Friday afternoon’s cattle on feed report confirmed reality in the feedlots and countryside. Cattle herds are growing and the number of cattle going into feedlots is proportionately increasing. There is also the good news: everybody in the business is making money.
The US Department of Agriculture released their latest Cattle on Feed Report on Friday afternoon – showing cattle and calves on feed for slaughter in the United States, for feedlots with capacity of 1,000 or more head, totaled 11.1 million head on June 1, 2017. The inventory was 3 percent above June 1, 2016.
Placements in feedlots during May totaled 2.12 million head, 12 percent above 2016. Net placements were 2.05 million head.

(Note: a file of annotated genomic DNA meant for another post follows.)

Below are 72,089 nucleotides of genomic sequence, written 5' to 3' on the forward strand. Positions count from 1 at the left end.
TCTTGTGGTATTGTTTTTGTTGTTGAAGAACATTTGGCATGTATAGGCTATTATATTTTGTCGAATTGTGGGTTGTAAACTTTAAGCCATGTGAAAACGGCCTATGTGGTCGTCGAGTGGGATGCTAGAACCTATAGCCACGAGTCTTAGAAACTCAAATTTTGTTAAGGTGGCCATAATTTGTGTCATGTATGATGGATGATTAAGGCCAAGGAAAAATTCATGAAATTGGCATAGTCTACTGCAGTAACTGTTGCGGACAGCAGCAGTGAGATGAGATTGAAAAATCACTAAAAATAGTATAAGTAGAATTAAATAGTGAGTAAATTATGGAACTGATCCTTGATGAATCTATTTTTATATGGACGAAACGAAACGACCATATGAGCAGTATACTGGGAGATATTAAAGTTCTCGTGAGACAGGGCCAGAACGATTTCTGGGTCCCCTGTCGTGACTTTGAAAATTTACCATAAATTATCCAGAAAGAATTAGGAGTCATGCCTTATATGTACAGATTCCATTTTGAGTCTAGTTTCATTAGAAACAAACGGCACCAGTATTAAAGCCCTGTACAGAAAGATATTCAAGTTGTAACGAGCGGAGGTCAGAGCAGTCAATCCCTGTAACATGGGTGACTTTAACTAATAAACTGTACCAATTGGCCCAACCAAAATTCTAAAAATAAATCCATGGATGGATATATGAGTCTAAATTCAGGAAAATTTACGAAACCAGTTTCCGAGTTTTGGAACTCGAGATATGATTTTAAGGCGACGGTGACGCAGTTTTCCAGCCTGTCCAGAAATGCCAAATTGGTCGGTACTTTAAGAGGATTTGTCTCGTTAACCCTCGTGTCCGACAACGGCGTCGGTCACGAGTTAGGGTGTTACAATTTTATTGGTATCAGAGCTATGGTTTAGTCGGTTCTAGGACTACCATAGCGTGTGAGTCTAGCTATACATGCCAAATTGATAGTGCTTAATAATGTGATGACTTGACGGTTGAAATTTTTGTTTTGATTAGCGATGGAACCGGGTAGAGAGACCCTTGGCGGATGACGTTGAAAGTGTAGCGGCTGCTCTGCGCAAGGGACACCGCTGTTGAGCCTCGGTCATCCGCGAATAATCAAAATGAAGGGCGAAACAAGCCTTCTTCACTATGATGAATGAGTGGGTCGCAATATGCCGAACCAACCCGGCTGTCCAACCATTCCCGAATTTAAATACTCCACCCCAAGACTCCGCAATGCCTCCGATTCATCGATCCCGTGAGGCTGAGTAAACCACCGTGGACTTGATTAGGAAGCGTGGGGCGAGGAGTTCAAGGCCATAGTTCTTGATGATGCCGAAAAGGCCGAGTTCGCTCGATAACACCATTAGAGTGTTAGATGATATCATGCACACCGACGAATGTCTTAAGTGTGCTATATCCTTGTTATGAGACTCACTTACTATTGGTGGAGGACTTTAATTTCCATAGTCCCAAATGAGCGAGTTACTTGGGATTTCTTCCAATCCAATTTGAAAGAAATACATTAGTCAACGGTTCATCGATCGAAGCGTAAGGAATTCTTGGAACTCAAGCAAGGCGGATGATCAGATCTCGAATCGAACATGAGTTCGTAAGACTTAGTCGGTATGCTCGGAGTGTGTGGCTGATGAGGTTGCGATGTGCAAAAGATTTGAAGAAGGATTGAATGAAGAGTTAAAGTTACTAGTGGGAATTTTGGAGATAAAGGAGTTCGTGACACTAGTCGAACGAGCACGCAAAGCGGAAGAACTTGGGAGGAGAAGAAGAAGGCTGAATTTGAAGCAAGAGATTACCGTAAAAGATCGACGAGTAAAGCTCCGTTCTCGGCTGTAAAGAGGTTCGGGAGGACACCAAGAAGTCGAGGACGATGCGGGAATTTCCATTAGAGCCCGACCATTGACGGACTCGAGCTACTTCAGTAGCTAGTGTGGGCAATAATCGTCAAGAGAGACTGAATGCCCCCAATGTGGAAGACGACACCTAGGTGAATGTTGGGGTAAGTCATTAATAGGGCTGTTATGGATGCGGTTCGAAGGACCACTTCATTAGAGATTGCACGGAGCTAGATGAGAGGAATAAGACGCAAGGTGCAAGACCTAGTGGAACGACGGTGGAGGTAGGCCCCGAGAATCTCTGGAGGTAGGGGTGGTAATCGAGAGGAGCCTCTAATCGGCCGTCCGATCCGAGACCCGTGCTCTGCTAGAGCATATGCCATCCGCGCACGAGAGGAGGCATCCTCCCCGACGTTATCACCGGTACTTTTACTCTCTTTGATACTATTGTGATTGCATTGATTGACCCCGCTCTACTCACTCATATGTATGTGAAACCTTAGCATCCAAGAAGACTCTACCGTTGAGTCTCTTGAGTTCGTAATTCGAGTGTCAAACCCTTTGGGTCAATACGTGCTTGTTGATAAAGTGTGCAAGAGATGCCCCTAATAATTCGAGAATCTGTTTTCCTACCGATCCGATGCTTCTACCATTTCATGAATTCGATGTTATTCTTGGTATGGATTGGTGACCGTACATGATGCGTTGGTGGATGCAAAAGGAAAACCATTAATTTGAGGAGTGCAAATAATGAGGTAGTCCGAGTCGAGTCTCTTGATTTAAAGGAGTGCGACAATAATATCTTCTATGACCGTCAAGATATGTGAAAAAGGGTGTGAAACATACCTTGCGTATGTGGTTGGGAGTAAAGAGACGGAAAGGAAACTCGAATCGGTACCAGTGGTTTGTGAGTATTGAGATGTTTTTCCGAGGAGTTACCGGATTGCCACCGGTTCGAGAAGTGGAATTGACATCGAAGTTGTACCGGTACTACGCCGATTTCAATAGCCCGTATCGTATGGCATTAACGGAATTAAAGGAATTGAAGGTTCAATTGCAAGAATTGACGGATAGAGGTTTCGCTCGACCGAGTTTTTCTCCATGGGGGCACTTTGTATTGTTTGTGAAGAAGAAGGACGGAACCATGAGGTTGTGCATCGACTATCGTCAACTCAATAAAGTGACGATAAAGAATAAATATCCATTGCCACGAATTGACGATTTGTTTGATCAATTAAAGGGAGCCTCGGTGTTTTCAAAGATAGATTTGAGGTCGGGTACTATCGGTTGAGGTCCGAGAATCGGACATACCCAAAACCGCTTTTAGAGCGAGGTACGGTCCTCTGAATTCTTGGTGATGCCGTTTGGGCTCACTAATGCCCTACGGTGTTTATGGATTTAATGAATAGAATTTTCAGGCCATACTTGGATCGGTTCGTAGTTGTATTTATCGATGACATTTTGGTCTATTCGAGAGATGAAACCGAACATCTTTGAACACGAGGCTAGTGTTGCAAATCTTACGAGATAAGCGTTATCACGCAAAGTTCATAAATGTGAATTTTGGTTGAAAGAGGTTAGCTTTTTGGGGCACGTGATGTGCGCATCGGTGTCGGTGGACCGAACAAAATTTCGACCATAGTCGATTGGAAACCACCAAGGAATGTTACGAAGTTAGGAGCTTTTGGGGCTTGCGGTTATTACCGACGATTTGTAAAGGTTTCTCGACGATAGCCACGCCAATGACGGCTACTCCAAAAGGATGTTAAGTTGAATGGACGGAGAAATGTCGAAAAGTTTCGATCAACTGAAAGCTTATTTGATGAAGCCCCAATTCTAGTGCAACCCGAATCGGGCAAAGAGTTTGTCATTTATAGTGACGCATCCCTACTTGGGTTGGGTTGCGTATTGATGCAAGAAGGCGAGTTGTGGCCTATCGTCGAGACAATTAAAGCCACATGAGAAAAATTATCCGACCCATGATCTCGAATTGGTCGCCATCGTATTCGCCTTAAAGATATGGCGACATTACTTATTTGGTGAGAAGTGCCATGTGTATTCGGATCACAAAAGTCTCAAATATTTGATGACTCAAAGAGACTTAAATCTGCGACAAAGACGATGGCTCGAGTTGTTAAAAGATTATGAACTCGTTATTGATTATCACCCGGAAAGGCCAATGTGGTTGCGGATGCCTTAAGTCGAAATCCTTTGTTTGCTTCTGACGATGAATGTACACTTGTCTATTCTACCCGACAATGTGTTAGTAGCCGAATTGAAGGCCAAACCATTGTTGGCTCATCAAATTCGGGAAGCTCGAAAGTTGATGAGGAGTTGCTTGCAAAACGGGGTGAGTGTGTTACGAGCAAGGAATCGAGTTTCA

Marketing of fed cattle during May totaled 1.95 million head, 9 percent above 2016.
Oklahoma State University Extension Livestock Market Economist Dr. Derrell Peel says the report did not really hold any big surprises. He spoke with Ron Hays from the Radio Oklahoma Network on Friday.
Dr. Peel commented: “This report, in many ways, is very similar to the report of a month ago with a relatively large placement number. A pretty strong marketing number continuing, but despite that, we are starting to see these ‘on feed’ inventories starting to grow.”
Dr. Peel says that this is the result of herd rebuilding, that has resulted in more beef calves being born and becoming available for the feedlot pipeline.
Peel and Hays talked about the report and other current market factors impacting the cattle market including: the overall export market, the potential of China and the lack of impact the ban on fresh beef from Brazil provides.